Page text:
Sunday, January 04, 2009


Red Dot Exhibitions
Contemporary Urban Centre, Greenland Street (12th December 2008 - 9th January 2009)

Red Dot have chosen migration as the theme for their latest group show. This proved to be a wise choice, for it produces an exhibition which gives a sense of the complex and almost contradictory nature of the subject. The timelessness and the transitory nature of the phenomenon are explored, alongside its universality, and yet the hatred and division often associated with it also gets a look in.

Artwork by migrants from many different areas (Romania, Afghanistan, Tibet) is displayed, plus creations from Red Dot regulars who - though born in this country - are of course descended from migrants somewhere down the line.

But the birds soar far above all this human confusion, making annual journeys around the world to find the most favourable conditions, and attracting no resentment from people who are used to passport control. Barbara Jones depicts this in her ‘Paper‘, with her hundreds of origami birds and boats.

Carl Fletcher and Ken Bullock’s ‘The Migration of Music’ celebrates music’s existence as a global language that crosses many barriers, with their collage of album covers in the shape of a boat crossing water.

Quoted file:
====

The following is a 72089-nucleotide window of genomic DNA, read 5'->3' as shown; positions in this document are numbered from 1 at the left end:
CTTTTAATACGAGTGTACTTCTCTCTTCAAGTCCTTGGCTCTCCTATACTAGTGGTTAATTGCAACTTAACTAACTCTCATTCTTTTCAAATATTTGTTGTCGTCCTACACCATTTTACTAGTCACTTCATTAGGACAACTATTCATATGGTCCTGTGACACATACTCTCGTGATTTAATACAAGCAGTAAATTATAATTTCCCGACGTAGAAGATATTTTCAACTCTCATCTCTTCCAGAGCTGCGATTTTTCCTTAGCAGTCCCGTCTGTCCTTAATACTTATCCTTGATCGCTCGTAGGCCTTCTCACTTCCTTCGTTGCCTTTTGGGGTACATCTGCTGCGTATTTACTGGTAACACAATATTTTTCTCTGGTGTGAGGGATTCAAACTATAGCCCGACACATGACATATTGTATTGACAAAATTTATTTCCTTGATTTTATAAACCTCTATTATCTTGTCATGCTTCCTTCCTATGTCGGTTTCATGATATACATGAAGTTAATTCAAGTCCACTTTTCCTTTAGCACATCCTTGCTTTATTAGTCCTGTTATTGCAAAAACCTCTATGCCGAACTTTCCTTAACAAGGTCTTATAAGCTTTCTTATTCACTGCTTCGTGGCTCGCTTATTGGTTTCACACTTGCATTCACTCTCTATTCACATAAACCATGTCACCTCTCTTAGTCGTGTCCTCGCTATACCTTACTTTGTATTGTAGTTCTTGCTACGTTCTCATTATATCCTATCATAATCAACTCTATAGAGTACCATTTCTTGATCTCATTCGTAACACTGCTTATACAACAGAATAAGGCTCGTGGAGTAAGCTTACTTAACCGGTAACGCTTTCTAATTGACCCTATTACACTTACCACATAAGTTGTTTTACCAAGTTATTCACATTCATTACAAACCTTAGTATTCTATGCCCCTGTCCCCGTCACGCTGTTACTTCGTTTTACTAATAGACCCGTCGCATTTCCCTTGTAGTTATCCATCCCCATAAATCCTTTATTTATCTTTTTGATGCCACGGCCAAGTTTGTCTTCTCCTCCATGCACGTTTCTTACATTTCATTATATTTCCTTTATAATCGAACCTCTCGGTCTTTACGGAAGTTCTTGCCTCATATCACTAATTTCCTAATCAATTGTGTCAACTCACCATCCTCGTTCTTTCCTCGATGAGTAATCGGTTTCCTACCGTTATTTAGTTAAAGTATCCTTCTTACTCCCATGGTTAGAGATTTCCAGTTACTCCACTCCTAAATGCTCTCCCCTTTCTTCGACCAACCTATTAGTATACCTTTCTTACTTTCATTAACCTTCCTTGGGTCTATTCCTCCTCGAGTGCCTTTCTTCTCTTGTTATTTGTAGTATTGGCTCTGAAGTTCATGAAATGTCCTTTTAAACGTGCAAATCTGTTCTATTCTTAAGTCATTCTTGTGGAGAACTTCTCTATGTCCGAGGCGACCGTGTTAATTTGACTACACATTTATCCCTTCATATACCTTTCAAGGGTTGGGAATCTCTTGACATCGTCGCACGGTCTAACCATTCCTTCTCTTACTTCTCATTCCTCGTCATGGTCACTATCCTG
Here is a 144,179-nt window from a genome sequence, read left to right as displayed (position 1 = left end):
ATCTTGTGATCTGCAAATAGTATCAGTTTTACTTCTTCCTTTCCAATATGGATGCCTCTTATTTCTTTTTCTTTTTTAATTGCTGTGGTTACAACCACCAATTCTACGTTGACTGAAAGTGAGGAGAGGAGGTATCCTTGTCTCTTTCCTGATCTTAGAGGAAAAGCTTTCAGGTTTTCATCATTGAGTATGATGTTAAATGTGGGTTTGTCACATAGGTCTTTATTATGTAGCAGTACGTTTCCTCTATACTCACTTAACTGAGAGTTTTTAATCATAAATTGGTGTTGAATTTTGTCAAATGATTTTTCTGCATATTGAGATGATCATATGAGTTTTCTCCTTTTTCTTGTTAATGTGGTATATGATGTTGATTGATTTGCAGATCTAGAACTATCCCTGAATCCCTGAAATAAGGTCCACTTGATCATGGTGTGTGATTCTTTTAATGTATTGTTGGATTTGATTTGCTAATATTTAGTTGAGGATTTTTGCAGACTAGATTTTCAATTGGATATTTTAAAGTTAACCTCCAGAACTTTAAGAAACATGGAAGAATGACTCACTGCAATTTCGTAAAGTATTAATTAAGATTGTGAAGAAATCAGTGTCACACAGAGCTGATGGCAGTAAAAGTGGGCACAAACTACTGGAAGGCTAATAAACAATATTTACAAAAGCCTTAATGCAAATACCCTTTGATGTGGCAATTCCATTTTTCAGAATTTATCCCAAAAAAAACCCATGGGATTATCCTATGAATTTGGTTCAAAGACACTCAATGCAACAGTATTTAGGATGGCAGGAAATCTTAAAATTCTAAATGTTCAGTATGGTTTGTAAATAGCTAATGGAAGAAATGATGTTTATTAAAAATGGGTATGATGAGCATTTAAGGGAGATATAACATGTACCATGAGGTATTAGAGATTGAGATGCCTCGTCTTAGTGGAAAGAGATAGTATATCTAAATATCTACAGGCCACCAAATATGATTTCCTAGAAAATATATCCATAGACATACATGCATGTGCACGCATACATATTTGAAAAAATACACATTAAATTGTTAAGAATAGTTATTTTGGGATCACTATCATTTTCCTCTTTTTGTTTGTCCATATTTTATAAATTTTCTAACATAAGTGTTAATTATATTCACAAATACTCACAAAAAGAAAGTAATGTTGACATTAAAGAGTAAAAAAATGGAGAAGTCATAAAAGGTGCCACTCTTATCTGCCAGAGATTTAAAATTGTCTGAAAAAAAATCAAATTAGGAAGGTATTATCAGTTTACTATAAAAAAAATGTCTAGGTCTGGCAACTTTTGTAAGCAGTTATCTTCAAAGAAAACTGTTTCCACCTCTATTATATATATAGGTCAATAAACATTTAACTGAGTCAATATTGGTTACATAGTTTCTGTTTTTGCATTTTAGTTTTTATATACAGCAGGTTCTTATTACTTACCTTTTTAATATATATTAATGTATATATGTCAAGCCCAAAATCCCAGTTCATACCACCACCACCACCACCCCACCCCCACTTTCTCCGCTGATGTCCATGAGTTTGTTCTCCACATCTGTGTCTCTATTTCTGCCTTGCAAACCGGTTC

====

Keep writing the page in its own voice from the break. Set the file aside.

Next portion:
Nicole Bartos’ ‘Linking Space to Channel Love and Warm Hearts’ is a reminded what migrants leave behind when forced to find a new home by poor conditions in their country of origin. Her collage of airmail letters - one mysteriously singed - exactly lives up to her description, and is a touching display of emotions we all share, but are often kept secret.

‘My Mother’s Mother’s Mother’ by Alice Lenkiewicz stretches back through history to her Polish great-grandmother, in a series of three mirrors decorated with floral designs and family photographs. Again here, the viewer experiences something that unites us all. The clothes and locations are different of course, but almost everyone has family photographs, and fond memories of relatives.

On the other side of things, a John O’Neill piece a shows the challenges awaiting more recent Polish arrivals to Britain. As three men stride out the back of a van, three more sit grim-faced on a wall that bears the words ‘Immigrant scum’ and ‘Polish out’. Clearly, the indigenous trio see the newcomers as rivals.

Migration has been around since bacteria evolved with flagella to propel themselves, but it is still a painful process in many respects. Red Dot’s exhibition has captured that.
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